Tuesday, April 16, 2013

NBA Defensive Player Of the Year

I’m motivated to make a contribution to the pointless arguments that go on over the internet. So hey, why not just do it on my own site. The NBA season is nearing its conclusion, thankfully this means I have a few “gimme” topics to write about.

The runner ups


Dwight Howard - The guy that has been a shoe in for this award for the better part of his career made strong push for this award towards the end of the season. His defense post All Star break has been stellar and, other than Kobe Bryant’s Space Jam level offense, has been the driving force behind the Los Angeles Lakers’ playoff push.  Howard also leads the NBA in rebounding.  Unfortunately for D12 and the Lakers, his efforts weren't enough, the team was altogether pretty horrible on defense.   He came into the season still recovering from off season back surgery. The poor shadow of himself that suited up in the first half of the season wasn’t the intimidating presence in the paint that we all were used to.

Marc Gasol - The anchor for the best defense in the league. He barks out defensive assignments from the lane and positions his teammates on the perimeter. Rey Moralde of thenolookpass.com champions him as the winner stating “Teams can’t score inside against Memphis, and he’s the reason.” True as it may be, I can’t choose an interior player for this prize if he doesn’t eliminate shots at the rim. Thus, I have to eliminate Pau’s little brother from the win.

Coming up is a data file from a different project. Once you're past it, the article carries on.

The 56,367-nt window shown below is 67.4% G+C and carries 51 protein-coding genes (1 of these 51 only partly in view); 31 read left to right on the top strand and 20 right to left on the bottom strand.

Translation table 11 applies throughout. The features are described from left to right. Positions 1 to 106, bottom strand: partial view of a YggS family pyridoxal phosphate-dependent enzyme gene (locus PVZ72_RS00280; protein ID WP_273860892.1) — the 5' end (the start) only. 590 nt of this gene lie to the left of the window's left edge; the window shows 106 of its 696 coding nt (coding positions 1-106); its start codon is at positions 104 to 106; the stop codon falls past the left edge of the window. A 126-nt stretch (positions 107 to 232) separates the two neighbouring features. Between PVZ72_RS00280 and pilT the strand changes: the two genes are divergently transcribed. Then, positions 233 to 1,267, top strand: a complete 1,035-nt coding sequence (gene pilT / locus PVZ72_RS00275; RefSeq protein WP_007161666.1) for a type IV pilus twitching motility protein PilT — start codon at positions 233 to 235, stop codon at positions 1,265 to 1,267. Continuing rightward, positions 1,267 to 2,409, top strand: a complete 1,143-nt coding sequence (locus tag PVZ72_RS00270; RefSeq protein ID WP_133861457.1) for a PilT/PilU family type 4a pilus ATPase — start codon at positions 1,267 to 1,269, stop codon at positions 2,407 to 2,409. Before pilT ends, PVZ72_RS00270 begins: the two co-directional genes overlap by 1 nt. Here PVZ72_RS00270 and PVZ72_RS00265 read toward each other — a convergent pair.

Lebron James
- What can’t this guy do? He’s the most versatile defender this league has seen.  He disrupts point guards, chase down guys on the break and either blocks shots or causes them to miss, he locks down the opponents best wing player when the game is on the line, and now he’s even turned into an above average post defender... against real bigs on the block. He was almost my winner but...

The award goes to


Tony Allen - Like I’ve previously mentioned, Memphis leads the league in fewest points allowed. Several factors play a part in this. Gasol’s defensive IQ, Conley’s 1st line of pressure, but the key factor to this team’s success has been Tony Allen doing Tony Allen things. He’s hands down the best lock-down defender in the NBA today, being a pest and frustrating guys on the perimeter.  He doesn't produce high steal numbers but does an excellent job of containing his man and forcing them to pass or into bad shots. Allen also has an uncanny ability to know when to help his teammates by double teaming and forcing turnovers. This is evident by his league leading 94.3 defensive efficiency.  Tony Allen everybody!


  1. So no SI-fave Larry Sanders, Jr.?

    1. Sanders and Tim Duncan are also very deserving of being selected.